GH administration and discontinuation in healthy elderly men: effects on body composition, GH-related serum markers, resting heart rate and resting oxygen uptake

Clin Endocrinol (Oxf). 2001 Jul;55(1):77-86. doi: 10.1046/j.1365-2265.2001.01344.x.


Background and objectives: GH administration results in increased lean body mass (LBM), decreased fat mass (FM) and increased energy expenditure (EE). GH therapy may therefore have potential benefits, especially in the elderly, who are known to have decreased function of the GH/IGF-I axis. Several studies have focused on effects of GH administration in the elderly in the last decade. However, very limited information is available regarding changes in body composition and EE upon GH discontinuation in the elderly. The present study therefore investigated the effects of 12 weeks of GH administration and subsequent discontinuation on body composition, resting oxygen uptake (VO2), resting heart rate (HR) and GH related serum markers in healthy elderly men.

Subjects and methods: Sixteen healthy men [age 74 +/- 1 years (mean +/- SEM), height 174.2 +/- 1.6 cm, body weight 80.7 +/- 2.6 kg, body fat 27.5 +/- 1.1%] completed the study protocol. Recombinant human GH (1.80 +/- 0.24 IU/day) was administered for 12 weeks in a single-blinded, placebo-controlled design. Body composition (dual energy X-ray absorptiometry), resting VO2 (indirect calorimetry), resting HR (telemetry) and serum IGF-I, IGF-II, IGFBP-3 and acid labile subunit (ALS) were measured at baseline, after 12 weeks of GH administration and, additionally in the GH group, 1, 2, 3, 4, 5 and 9 days after GH discontinuation.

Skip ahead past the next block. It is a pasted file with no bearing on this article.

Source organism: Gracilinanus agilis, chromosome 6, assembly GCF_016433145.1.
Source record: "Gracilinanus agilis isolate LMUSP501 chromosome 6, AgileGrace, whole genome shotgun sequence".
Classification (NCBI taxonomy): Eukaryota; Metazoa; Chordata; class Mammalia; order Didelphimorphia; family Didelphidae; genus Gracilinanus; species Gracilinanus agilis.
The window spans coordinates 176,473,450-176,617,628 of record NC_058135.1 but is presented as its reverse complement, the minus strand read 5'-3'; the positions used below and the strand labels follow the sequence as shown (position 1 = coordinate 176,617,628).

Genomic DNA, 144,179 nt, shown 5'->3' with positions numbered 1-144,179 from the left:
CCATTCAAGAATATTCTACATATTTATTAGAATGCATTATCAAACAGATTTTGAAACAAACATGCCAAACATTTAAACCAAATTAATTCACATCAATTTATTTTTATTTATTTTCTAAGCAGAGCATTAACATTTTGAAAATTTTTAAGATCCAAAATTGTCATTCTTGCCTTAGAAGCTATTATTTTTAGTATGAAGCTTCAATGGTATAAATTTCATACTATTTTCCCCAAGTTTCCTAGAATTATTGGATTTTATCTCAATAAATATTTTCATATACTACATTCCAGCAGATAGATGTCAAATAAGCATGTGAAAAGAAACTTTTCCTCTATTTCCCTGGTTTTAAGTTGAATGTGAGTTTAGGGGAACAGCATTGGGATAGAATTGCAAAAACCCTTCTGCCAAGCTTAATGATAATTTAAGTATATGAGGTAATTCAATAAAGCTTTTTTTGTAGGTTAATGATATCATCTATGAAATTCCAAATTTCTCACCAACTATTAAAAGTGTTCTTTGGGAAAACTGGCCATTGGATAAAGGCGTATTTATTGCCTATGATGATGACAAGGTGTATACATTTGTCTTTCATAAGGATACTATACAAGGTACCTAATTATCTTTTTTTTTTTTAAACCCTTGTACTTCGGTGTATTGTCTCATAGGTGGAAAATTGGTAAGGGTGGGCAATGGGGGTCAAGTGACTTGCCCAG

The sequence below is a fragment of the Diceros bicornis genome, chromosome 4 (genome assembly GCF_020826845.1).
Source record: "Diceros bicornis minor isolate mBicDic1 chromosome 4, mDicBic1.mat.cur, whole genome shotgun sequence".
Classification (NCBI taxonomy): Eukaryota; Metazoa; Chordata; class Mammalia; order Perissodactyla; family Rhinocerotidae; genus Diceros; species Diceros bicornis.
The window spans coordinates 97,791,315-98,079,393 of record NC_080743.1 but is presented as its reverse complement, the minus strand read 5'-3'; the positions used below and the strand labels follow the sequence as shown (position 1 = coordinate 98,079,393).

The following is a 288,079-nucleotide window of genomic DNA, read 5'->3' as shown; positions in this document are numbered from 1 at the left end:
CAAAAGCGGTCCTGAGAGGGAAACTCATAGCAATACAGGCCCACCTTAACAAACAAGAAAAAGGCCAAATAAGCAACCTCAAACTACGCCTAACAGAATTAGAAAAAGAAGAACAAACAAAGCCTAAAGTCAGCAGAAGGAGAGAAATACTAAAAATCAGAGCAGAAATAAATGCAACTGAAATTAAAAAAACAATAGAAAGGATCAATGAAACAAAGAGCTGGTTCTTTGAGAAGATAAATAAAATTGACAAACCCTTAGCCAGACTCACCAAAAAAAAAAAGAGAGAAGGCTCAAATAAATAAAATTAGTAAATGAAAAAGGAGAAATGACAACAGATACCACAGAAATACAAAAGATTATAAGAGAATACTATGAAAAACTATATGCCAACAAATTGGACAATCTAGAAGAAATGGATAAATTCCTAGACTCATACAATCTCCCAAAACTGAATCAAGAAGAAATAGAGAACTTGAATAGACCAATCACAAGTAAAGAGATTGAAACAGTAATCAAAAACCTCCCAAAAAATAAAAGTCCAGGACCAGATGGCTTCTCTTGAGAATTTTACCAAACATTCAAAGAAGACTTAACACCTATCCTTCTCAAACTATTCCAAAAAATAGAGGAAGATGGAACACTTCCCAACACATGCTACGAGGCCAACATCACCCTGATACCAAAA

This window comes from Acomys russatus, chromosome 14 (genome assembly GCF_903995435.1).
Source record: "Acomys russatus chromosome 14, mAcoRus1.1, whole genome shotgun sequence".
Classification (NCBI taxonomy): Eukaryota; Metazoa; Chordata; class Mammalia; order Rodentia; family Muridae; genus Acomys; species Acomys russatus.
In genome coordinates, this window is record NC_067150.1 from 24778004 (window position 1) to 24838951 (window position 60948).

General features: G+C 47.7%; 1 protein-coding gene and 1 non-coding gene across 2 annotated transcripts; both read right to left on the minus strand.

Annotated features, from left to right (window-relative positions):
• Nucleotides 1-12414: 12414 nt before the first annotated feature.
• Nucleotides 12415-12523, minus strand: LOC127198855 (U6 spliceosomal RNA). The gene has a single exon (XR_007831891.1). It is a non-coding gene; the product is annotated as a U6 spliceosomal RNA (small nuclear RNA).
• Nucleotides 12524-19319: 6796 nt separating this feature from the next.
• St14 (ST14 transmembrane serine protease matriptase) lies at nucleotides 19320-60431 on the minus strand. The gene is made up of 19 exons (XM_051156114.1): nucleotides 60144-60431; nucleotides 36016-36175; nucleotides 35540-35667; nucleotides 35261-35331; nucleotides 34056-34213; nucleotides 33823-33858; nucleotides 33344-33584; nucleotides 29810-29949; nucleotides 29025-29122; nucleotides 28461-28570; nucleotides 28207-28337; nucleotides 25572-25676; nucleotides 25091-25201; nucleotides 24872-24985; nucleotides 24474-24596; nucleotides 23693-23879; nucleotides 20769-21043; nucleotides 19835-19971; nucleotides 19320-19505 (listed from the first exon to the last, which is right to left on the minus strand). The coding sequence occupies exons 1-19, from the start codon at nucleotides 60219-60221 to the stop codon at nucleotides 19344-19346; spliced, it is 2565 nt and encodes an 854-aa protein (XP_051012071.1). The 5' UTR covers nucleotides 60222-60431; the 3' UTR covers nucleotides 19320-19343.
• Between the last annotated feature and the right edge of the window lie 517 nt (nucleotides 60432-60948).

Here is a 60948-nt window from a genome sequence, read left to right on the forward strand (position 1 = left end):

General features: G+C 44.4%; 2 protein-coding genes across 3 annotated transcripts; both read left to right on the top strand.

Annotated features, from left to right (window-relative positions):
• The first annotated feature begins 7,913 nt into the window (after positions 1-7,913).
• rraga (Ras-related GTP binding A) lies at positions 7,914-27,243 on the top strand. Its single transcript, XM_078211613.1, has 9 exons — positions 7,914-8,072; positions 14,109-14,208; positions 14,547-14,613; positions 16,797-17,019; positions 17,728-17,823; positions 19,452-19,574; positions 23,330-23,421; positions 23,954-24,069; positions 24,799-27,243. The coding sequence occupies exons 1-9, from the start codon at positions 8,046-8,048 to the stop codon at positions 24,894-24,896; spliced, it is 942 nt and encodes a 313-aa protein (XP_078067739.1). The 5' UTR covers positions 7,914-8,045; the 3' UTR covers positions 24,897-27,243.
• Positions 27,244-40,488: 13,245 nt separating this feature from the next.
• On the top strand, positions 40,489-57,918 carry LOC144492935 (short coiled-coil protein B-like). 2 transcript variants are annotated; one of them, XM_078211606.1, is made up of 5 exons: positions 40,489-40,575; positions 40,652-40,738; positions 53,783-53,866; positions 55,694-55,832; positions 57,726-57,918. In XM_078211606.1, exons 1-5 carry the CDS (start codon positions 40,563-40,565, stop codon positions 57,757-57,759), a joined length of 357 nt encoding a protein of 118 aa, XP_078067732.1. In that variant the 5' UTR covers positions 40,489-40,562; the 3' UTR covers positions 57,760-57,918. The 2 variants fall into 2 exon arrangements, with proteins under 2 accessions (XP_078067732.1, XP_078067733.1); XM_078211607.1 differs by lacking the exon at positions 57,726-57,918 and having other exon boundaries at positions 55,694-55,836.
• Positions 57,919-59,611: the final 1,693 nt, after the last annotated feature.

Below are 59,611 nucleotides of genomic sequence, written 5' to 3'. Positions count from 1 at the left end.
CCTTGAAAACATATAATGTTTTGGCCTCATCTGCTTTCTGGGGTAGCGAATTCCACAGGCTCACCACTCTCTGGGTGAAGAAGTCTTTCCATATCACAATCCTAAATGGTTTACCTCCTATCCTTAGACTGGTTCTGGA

Results: Body weight was unchanged from baseline to 12 weeks in both groups. However, GH administration caused a decrease in FM (3.4 +/- 1.0 kg, P < 0.012), paralleled by a similar increase in LBM (3.2 +/- 0.4 kg, P < 0.0002). Resting VO2 and resting HR increased by 31 +/- 3.6% and 7.3 +/- 1.9 per minute, respectively, in the GH-group, where significant increases in serum IGF-I, IGFBP-3 and ALS also were noted. None of the above parameters changed in the placebo group. Within 2-3 days after GH discontinuation, the GH related serum markers and resting HR returned to baseline levels, whereas resting VO2 remained elevated even 9 days after GH discontinuation. In addition, GH discontinuation caused a significant decrease in body weight (1.86 +/- 0.35 kg), derived exclusively from a decrease in LBM (1.63 +/- 0.43 kg), while the decreased FM was maintained (12 weeks: 17.93 +/- 1.65 kg, +9 days: 17.74 +/- 1.62 kg).

Conclusions: The increases in serum IGF-I, IGFBP-3, ALS and resting heart rate induced by 12 weeks of GH administration in elderly men returned to baseline levels within 2-3 days after GH discontinuation. However, resting VO2 remained elevated for a longer period. GH administration reduced fat mass but maintained body weight by increasing lean body mass. In contrast, 9 days of GH discontinuation reduced body weight exclusively by reducing lean body mass.

Publication types

  • Clinical Trial
  • Randomized Controlled Trial
  • Research Support, Non-U.S. Gov't

MeSH terms

  • Aged
  • Aged, 80 and over
  • Biomarkers / blood
  • Body Composition / drug effects*
  • Body Weight / drug effects
  • Calorimetry, Indirect
  • Carrier Proteins / blood
  • Energy Metabolism / drug effects
  • Glycoproteins / blood
  • Heart Rate / drug effects*
  • Human Growth Hormone / pharmacology*
  • Humans
  • Insulin-Like Growth Factor Binding Protein 3 / blood
  • Insulin-Like Growth Factor I / metabolism
  • Male
  • Oxygen Consumption / drug effects*
  • Single-Blind Method


  • Biomarkers
  • Carrier Proteins
  • Glycoproteins
  • Insulin-Like Growth Factor Binding Protein 3
  • insulin-like growth factor binding protein, acid labile subunit
  • Human Growth Hormone
  • Insulin-Like Growth Factor I